Tom Brown | Clemmons, NC | (336) 766-5842

Help Find Lost Apples

How do I find lost apples?

It is Simple!!! Finding lost apples is actually very simple. You should talk about apples to as many elderly people as possible. These older people are a treasure of information and they still remember many apple names, descriptions, and locations.

How can I help?

Any input is greatly appreciated!!! I would be delighted to hear about any old apples in your community. These could either be on your property or at the homes of friends or relatives. Also it would be appreciated if you can suggest any promising areas for me to search for old apples. Any old apple information can be helpful. It could be the description of an apple you remember, the name of a neighbor who has old trees, a telephone call to a relative asking about their apple trees, etc. Listed below are several examples of how a small suggestion can lead to a valuable rare apple being found.

I remember an old apple. Would this be helpful?

Yes!!! Yes!!! A Roan Mountain (TN) man told me that there had been a Black Jack apple near his home although he was not positive of the name. There had definitely been a Nickajack apple in the area, and most likely this is what he had been talking about. Just because he had mentioned the name, I kept asking people about the apple. No one else had heard of the Black Jack. The next year I asked a man and he replied, "Sure. There was a Black Jack tree up Hampton Creek." The tree was there, the apple fit the historic description, and it definitely was not a Nickajack.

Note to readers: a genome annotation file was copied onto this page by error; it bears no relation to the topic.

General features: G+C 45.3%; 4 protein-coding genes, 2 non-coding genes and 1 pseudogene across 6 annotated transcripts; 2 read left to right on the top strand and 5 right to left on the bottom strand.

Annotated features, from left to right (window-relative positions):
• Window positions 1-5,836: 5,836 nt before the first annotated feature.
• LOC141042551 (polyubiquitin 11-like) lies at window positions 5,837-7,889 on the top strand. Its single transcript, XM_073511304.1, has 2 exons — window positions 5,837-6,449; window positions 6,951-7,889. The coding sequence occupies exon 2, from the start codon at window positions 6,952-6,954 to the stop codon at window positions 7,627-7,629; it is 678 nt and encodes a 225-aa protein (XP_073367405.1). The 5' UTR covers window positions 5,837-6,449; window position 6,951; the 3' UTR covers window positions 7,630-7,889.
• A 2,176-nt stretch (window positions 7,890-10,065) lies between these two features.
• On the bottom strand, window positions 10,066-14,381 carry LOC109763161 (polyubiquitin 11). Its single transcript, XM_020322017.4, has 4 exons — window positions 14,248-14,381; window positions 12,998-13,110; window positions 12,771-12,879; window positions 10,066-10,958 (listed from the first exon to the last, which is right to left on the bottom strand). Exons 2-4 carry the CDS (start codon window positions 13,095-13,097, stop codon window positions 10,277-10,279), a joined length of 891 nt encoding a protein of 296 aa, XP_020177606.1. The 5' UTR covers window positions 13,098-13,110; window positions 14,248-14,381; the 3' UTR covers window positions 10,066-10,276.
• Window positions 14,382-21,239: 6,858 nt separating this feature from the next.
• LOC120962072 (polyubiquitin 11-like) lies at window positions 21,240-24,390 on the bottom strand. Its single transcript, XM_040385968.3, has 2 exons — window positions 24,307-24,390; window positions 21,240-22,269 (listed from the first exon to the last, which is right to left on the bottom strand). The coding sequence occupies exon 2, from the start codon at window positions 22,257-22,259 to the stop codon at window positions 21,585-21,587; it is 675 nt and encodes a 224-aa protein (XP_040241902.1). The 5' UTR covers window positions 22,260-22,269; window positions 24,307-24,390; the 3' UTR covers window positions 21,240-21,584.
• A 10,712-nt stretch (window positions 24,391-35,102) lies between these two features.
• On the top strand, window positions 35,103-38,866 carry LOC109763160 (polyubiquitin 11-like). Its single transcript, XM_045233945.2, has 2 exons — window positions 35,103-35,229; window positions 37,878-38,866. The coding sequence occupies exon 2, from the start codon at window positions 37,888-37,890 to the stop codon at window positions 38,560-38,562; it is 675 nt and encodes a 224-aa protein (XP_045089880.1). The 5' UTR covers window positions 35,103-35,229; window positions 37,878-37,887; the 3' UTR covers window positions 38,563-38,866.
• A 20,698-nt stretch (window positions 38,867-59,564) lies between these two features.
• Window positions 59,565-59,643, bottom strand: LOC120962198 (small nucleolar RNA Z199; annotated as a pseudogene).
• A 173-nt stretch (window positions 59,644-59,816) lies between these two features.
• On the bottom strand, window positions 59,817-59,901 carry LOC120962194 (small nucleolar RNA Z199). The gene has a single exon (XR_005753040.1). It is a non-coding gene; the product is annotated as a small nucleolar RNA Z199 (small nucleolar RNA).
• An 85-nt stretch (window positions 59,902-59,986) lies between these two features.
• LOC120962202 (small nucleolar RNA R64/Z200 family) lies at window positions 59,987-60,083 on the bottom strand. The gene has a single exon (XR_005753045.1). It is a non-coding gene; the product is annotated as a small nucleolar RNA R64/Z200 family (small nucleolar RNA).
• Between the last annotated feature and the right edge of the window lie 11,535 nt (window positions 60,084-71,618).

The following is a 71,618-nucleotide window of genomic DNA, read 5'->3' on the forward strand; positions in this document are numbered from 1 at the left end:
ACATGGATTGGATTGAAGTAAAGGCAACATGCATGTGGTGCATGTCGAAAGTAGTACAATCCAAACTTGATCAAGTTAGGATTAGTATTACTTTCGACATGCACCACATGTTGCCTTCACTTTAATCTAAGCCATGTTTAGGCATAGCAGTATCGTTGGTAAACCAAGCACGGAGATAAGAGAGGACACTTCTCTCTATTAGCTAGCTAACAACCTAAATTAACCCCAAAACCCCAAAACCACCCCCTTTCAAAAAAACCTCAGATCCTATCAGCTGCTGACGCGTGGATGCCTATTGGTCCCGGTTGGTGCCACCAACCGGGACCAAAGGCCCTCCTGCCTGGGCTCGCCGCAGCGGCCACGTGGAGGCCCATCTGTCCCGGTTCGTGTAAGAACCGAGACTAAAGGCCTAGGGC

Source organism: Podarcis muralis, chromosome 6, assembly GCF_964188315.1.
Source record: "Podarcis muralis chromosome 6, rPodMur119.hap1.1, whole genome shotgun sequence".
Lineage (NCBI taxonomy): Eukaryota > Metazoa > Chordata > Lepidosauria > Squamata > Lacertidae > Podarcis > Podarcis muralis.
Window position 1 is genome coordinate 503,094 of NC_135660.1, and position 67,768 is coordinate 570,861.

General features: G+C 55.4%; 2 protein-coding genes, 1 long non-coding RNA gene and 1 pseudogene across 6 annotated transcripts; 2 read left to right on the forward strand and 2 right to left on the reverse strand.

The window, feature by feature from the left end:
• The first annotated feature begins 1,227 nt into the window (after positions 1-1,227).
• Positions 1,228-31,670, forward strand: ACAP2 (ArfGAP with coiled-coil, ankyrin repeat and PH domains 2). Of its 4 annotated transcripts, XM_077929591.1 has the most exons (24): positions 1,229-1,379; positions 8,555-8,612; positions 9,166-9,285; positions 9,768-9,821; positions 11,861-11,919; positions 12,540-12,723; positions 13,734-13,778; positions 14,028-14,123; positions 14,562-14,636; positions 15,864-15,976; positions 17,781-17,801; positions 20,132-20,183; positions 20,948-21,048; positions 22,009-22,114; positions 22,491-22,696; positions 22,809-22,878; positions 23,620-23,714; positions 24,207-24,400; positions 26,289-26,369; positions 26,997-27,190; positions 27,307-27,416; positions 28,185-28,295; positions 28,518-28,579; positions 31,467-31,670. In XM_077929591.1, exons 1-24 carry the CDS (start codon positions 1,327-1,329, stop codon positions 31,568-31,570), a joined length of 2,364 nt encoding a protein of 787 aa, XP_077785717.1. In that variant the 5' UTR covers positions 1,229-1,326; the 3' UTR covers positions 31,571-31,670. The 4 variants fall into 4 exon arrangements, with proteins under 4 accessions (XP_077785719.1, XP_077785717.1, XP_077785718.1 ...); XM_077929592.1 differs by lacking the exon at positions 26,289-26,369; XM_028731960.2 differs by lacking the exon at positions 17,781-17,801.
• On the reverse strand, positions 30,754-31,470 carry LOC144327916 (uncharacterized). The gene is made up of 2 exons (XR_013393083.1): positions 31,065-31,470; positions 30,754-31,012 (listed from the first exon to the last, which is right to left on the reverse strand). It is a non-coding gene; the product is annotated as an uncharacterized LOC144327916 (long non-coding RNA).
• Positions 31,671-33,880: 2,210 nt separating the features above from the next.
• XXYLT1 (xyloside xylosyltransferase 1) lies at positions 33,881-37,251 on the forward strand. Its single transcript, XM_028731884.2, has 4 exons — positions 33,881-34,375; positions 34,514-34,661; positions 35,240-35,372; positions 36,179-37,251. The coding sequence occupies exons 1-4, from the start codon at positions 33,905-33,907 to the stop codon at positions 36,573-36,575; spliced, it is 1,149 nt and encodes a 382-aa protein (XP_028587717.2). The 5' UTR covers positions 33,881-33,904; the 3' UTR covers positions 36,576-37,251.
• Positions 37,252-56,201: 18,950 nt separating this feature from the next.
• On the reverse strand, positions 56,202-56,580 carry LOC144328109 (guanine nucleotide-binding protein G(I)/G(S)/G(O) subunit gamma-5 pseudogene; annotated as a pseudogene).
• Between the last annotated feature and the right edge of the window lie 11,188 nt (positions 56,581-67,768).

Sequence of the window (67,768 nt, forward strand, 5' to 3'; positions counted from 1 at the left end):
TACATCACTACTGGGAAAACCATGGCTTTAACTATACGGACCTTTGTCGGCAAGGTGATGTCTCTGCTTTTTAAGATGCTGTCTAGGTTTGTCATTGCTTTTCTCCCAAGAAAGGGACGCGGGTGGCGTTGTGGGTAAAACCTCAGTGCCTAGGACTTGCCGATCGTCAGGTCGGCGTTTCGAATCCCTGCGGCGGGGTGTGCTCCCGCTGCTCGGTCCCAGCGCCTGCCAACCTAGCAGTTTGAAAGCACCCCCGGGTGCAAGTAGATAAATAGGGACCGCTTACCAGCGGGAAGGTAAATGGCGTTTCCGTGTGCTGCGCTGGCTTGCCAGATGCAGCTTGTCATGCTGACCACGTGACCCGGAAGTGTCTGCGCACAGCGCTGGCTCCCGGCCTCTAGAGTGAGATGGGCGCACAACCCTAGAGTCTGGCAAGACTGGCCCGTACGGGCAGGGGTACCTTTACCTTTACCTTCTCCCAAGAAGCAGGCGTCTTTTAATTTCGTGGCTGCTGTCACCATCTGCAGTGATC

A Wilkes County (NC) man told me about a long departed apple, a Hayes Green. It was large to very large, always green, more pointed than a Sheepnose, and hangs on the tree well into the winter. I was 200 miles away in the western tip of North Carolina when I stopped at a home with six apple trees. The owners knew the names of five of them. As soon as I looked at the sixth tree I said, "That just has to be a Hayes Green Apple." It was.

If these names or descriptions had not been mentioned, then neither of these apples would have been found.

I know nothing about old apples. Can I still help?

Yes!!! Yes!!! A retired minister in Wilkes County (NC) knows only a couple of old apples, but he knows hundreds of people. With his help, I have found ten very rare apples.

I called an Avery County (NC) woman who someone had casually mentioned. I asked her if she had any suggestions of who I should contact in Avery County. She suggested five people. I followed up and found six lost apples. When my leads ran out, I called her back and asked her if she had any other suggestions. She gave me three more names. I found three more apples. She did not know what apples any of these people had. She was just making logical suggestions of people she thought might have a few apple trees. A Macon County (NC) woman provided similar help.

A few minutes spent thinking of who might have old apples in your community could result in a very valuable old apple variety being saved from extinction.

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